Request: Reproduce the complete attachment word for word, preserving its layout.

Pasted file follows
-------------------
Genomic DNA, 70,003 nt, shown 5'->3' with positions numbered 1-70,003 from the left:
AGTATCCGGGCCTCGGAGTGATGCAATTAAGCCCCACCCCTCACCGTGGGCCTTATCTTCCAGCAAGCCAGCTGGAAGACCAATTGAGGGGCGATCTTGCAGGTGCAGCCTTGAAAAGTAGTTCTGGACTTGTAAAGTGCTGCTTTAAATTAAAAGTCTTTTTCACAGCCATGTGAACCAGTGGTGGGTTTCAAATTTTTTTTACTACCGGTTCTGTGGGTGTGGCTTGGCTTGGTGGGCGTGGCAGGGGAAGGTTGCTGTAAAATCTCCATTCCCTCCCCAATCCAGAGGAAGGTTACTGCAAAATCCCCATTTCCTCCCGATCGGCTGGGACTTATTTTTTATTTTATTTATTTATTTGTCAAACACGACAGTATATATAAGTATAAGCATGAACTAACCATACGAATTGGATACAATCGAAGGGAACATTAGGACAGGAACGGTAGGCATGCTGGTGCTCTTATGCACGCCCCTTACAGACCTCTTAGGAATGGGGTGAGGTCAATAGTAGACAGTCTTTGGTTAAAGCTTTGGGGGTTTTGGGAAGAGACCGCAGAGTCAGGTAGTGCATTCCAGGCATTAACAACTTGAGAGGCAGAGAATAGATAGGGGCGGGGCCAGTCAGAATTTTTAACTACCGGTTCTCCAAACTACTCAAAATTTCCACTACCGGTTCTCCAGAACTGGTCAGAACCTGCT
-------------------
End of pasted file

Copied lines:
Genomic DNA, 70,003 nt, shown 5'->3' with positions numbered 1-70,003 from the left:
AGTATCCGGGCCTCGGAGTGATGCAATTAAGCCCCACCCCTCACCGTGGGCCTTATCTTCCAGCAAGCCAGCTGGAAGACCAATTGAGGGGCGATCTTGCAGGTGCAGCCTTGAAAAGTAGTTCTGGACTTGTAAAGTGCTGCTTTAAATTAAAAGTCTTTTTCACAGCCATGTGAACCAGTGGTGGGTTTCAAATTTTTTTTACTACCGGTTCTGTGGGTGTGGCTTGGCTTGGTGGGCGTGGCAGGGGAAGGTTGCTGTAAAATCTCCATTCCCTCCCCAATCCAGAGGAAGGTTACTGCAAAATCCCCATTTCCTCCCGATCGGCTGGGACTTATTTTTTATTTTATTTATTTATTTGTCAAACACGACAGTATATATAAGTATAAGCATGAACTAACCATACGAATTGGATACAATCGAAGGGAACATTAGGACAGGAACGGTAGGCATGCTGGTGCTCTTATGCACGCCCCTTACAGACCTCTTAGGAATGGGGTGAGGTCAATAGTAGACAGTCTTTGGTTAAAGCTTTGGGGGTTTTGGGAAGAGACCGCAGAGTCAGGTAGTGCATTCCAGGCATTAACAACTTGAGAGGCAGAGAATAGATAGGGGCGGGGCCAGTCAGAATTTTTAACTACCGGTTCTCCAAACTACTCAAAATTTCCACTACCGGTTCTCCAGAACTGGTCAGAACCTGCT